Hello, this is Alex from Progi.

The following text was written to guide shops as they resume work. Our goal is to shed some light on the different options and to help you chose a back-to-work scenario that fits your local reality, your shop and your business goals following the impacts of the COVID-19 prevention campaign on our industry.

Back to work scenarios:

  • Scenario A: The entire staff returns to work.
  • Scenario B: Half of the staff returns to work.
  • Scenario C: Progressive return starting with a small team and adding members to meet the demand until things get back to normal.

Back to work scenarios—what is the number one issue to keep in mind?

It’s the overall hours to produce in your shop. You will need to analyze two things to calculate them:

  • Analyze the back log or pantry, i.e., the production hours left before you closed your shop. With ProgiPlanning, you simply need to check the total hours in your To plan job list. If you do not use ProgiPlanning, you’ll need to do a bit of a math gymnastics to calculate the hours in you back log, but it’s very important to do it.
  • You need to examine everything you received during the confinement period, including non-drivable files. By adding those to the pantry, you will have a global picture of the hours, or, simply put, the amount of guaranteed work ahead.

Consider the following points when establishing your scenario:

  • Under good conditions, a technician produces an estimated 50 hours per week.
  • Communicating with your team is essential. This will show you which team member cannot resume work for reasons such as childcare, a medical condition or proximity to an immunosuppressed person. It will also show you who is the most anxious to return to the shop.
  • COVID-19 changed your processes. Preventive measures such as social distancing and vehicle disinfection will probably affect your performance. It’s important to analyze how this will change your processes to calculate the upcoming workload more accurately.
  • The market changed during this period. As you already know, the economy took a hard hit, affecting the pockets of many Canadians. Some can no longer afford their deductible. They will put up with their broken vehicle for as long as possible. Plan for cancellations and fewer walk-ins, i.e., clients who bring their vehicle to your shop for small repairs.
  • Depending on the region, and compared to last year, accidents went down by 50% to 60% or even higher. It is therefore important not to expect, for example, that a large back log will guarantee work until the fall. The week of April 27, 2020 should be a good indicator of the work that will come from insurers. They will have finished assigning their own files via ProgiSync, Audatex or other systems. Another good question to ask; will work be distributed differently in my region? In the last weeks, insurers had to change their work methods. How will this impact the shop as work resumes?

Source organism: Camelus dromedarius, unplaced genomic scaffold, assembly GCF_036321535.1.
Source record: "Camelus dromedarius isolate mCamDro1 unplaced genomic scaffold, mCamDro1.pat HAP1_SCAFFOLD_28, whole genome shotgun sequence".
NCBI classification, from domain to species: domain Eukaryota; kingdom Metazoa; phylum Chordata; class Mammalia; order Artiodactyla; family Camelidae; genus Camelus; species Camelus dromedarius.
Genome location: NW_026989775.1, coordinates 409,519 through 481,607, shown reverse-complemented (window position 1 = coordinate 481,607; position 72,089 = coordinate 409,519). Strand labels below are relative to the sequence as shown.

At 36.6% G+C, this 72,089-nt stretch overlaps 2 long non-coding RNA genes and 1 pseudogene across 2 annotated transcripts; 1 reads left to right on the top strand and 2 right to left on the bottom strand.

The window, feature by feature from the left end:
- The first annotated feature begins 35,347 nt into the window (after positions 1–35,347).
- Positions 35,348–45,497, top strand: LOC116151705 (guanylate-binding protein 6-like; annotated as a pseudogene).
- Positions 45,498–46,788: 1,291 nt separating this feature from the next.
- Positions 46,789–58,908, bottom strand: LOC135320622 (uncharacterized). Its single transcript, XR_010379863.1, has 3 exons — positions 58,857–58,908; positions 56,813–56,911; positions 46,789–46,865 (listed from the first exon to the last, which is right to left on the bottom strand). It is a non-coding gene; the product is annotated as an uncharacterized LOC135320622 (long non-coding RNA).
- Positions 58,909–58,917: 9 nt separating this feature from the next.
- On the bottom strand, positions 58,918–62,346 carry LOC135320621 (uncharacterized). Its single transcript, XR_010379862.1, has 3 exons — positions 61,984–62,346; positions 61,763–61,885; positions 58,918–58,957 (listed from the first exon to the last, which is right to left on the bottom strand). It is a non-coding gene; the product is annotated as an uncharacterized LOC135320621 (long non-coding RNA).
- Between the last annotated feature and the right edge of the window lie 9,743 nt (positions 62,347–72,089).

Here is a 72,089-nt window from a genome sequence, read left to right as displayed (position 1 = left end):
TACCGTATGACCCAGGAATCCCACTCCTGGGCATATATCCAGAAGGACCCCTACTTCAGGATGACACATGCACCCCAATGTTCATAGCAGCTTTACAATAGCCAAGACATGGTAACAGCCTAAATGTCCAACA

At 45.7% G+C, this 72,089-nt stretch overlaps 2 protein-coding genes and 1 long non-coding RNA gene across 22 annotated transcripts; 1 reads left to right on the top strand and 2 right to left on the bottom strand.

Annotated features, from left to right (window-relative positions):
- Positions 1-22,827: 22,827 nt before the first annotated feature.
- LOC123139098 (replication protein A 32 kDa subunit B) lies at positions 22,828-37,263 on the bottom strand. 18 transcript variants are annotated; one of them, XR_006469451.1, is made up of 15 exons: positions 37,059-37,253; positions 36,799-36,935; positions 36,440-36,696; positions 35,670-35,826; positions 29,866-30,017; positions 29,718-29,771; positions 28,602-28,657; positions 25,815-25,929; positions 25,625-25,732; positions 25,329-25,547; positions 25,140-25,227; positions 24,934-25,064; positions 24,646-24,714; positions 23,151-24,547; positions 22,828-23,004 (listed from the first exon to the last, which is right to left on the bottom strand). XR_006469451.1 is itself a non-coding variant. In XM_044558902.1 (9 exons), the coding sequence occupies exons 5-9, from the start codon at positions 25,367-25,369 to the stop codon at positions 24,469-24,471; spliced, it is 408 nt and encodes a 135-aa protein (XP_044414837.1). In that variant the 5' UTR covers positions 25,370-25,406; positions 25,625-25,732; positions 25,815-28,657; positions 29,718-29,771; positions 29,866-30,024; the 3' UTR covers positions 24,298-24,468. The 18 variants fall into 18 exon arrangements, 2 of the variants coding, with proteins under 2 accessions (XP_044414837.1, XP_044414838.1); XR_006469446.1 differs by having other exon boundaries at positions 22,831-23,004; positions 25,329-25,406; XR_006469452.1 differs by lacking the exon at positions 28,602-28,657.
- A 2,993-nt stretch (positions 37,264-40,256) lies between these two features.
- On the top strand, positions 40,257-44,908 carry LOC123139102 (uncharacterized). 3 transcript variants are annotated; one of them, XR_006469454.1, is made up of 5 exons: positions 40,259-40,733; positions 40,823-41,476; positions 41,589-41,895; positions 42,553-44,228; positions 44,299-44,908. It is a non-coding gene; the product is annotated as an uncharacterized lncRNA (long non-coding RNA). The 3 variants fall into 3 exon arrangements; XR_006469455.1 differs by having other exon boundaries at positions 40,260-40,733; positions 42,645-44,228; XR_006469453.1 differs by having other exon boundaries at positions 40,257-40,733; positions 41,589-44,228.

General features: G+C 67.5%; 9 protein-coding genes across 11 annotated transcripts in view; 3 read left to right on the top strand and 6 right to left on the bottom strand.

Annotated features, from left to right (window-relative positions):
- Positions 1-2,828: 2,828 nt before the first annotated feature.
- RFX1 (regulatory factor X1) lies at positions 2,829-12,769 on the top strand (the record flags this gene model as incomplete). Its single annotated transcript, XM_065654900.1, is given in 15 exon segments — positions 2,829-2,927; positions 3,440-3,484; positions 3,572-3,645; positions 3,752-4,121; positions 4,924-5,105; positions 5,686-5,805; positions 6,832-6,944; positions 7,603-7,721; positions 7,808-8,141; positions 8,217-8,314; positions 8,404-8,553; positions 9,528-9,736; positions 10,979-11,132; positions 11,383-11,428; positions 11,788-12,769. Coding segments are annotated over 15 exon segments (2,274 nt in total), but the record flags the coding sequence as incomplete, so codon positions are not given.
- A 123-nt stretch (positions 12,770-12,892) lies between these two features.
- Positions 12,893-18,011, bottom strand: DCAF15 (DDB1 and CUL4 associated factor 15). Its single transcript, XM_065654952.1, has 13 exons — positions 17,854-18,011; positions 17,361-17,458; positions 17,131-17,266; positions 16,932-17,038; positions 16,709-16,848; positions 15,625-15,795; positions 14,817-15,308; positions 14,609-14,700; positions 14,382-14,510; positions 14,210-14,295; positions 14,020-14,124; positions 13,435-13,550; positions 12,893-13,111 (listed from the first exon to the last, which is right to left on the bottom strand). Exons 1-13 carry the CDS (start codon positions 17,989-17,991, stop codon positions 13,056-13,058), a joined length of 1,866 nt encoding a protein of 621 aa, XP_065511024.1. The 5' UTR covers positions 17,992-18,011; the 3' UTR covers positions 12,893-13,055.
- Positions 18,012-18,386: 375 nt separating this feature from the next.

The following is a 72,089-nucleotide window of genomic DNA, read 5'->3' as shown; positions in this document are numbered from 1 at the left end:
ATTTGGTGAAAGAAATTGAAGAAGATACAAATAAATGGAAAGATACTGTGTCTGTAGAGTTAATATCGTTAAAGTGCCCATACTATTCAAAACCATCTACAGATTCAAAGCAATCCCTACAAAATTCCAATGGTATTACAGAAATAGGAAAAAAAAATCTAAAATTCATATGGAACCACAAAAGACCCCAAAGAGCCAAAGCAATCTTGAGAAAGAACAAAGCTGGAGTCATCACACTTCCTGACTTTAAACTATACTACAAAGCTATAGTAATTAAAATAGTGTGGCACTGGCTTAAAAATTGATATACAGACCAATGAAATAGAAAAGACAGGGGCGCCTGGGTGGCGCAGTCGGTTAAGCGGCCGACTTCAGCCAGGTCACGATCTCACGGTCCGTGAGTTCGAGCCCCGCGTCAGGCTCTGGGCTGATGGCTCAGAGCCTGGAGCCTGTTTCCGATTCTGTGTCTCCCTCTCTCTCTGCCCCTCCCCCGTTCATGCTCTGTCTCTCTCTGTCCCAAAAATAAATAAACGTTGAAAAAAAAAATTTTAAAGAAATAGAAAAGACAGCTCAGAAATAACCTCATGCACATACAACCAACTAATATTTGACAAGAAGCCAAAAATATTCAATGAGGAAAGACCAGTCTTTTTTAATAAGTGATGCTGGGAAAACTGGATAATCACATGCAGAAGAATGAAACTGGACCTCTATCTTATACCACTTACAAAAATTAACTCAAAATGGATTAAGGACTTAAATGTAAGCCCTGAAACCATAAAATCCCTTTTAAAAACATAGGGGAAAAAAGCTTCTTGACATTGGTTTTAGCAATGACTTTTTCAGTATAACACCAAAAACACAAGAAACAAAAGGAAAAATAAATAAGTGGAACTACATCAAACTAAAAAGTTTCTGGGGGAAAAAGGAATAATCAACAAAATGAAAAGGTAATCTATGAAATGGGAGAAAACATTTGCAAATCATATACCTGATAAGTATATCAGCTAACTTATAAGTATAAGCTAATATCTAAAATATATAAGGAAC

• The stress in each department: A larger workload for the painter or a technician working on tasks he didn’t do before are typical examples of what can reduce your productivity level and create bottlenecks. You will need to monitor this closely. It’s important for your profitability at a time when each dollar counts.
  • Our client insurers and others will still have performance-related expectations such as cycle time or wait time before repairs. You will need to be vigilant to keep a good balance between preserving your back log and grabbing new opportunities.

Here is a quick list of each scenario’s pros and cons:

Scenario A: The entire staff returns to work.


  • Employees feel secure.
  • Easier return to normalcy and to good habits.


  • It is the most ambitious and high-risk scenario. A lack of work could affect your mid-term profitability and force you to return team members on the unemployment insurance program.

Scenario B: Half of the staff returns to work.


  • It’s simple and safe for you. You can quickly get your best players in the shop.
  • Adjustments will be easy to assess and help you rely on your back log longer.


  • You mitigate the risks of scenario A. Are you taking on enough to seize opportunities or lose some? You will need closely monitor the market and your strategy to attract clients.

Scenario C: Progressive return starting with a small team and adding members to meet the demand until things get back to normal. This is like the half staff scenario, but this time by assessing the situation to meter the team’s reintegration. This may imply a return below or above 50% of the workforce.


  • Minimum costs.
  • You can make your back log last longer.
  • Tailored to your situation.


  • Requires an experienced manager, always attentive of what’s going on.
  • A lot of communication with the team.


In conclusion, I hope this helps you plan or adjust the reopening of your shop.

Our next subject will be lighter, but just as important, especially for those who have capacity management at heart. We will talk about how the change of job severity must change work habits.

Please note that our team is operational and here to help you. Feel free to contact Luis, Ian or Progi’s customer service.


Editor: Alexandre Rocheleau
Research assistants: Charles Aubry, Laurent Tri
Revision and translation: Sophie Larocque